Rincon City Council donated a former fire department vehicle to the American Red Cross, and council members got an up-close look at the Red Cross’ disaster relief trailer.
The car will be outfitted with radios and stationed in Effingham County, said John Wright of the Savannah Chapter of the American Red Cross. He also praised the Red Cross volunteers who answer the call at all hours of the day in the event of an emergency.
“These are very special people,” he said. “They are willing to go out at 3 a.m. to a house fire of people they don’t know. You can’t ask for better neighbors than that.”
The emergency trailer was made possible through a $15,000 grant from Walmart. It will be stationed at the Effingham County Emergency Management Agency.
The trailer carries no perishable food items but does contain cots, blankets and enough paper products to serve 100 people meals. There also are personal toiletry items, blankets, a portable generator and even board games in case a shelter has to be set up.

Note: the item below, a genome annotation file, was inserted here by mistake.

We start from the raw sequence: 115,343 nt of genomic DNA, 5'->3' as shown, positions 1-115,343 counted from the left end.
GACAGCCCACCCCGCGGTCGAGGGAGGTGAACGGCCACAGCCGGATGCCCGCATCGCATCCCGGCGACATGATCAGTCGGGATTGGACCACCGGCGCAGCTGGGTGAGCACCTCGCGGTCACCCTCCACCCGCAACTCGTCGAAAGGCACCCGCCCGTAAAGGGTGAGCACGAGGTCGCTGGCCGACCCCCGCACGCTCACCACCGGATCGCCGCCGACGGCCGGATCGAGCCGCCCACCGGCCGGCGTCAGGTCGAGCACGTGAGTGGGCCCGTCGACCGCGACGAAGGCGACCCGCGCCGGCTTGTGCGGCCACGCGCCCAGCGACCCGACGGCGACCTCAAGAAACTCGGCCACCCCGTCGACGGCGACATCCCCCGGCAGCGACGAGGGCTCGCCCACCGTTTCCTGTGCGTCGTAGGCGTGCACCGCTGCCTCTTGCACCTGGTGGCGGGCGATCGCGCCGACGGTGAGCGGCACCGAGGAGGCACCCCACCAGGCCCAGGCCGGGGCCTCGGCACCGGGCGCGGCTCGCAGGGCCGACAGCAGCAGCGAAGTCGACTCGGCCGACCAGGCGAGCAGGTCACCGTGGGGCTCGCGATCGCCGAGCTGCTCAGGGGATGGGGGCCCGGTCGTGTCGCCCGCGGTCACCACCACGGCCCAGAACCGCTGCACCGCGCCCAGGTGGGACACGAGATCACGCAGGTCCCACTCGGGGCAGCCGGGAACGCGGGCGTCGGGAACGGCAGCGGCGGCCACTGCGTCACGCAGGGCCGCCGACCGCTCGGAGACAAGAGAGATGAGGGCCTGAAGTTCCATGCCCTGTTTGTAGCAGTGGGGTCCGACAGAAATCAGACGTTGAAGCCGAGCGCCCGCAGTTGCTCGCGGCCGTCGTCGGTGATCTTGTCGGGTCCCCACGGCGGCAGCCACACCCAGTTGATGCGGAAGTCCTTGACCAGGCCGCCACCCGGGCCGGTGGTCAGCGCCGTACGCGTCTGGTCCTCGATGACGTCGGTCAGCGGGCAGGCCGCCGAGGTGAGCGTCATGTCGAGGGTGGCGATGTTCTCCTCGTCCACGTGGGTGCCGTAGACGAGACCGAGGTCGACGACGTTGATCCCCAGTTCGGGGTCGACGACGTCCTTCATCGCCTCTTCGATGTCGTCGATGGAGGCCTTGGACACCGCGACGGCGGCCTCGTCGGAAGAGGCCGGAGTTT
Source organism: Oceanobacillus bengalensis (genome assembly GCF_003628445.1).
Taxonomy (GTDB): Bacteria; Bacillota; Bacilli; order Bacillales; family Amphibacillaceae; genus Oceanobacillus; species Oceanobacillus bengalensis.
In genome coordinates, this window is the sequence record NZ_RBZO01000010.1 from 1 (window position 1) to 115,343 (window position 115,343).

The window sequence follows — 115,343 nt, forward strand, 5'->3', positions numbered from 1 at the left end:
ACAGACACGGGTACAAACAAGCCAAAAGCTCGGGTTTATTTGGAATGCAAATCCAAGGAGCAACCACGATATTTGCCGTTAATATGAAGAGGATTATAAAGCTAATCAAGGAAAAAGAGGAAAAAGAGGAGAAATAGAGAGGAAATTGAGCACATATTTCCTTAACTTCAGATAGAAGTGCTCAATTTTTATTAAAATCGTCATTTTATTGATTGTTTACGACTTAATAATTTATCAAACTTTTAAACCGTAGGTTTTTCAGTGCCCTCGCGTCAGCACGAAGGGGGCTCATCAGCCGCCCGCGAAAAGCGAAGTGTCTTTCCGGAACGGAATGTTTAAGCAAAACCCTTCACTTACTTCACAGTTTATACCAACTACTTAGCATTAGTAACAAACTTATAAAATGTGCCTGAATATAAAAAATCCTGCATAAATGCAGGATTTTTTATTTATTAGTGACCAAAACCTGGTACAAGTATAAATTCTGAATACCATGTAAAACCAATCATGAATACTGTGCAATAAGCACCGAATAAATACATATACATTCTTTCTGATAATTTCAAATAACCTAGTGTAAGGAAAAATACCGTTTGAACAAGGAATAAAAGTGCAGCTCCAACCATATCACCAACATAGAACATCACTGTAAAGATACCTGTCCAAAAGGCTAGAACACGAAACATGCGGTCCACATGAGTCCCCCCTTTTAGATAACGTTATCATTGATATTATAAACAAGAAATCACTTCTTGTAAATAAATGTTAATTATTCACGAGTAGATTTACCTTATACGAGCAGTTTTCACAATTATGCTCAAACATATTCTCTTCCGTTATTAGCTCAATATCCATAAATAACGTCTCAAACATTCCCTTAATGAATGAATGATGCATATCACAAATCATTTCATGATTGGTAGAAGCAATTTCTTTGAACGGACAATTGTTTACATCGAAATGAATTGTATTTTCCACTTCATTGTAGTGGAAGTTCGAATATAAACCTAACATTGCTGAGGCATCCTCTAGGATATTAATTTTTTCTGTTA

Council members also considered adding the collection of the late Stacy Hinely to a potential city museum.
Hinely served in World War II and was one of the Allied staff attorneys for the postwar trials at Nuremberg, according to council member Frank Owens. Many of the chief figures in Nazi Germany who were captured during the war and after its conclusion, notably second-in-command and chief of the Luftwaffe, the German air force, Hermann Goering and Gens. Alfred Jodl and Wilhelm Keitel, the top two commanders in the Wehrmacht, the German armed forces in World War II.
Owens made the request along with World War II veteran James Sapp.
“He has access to memorabilia from Mr. Hinely he wants to make available in a museum,” said Rincon Mayor Ken Lee.
Owens said it was “unheard of to one of head dudes prosecuting at the Nuremberg trials” to be from Rincon.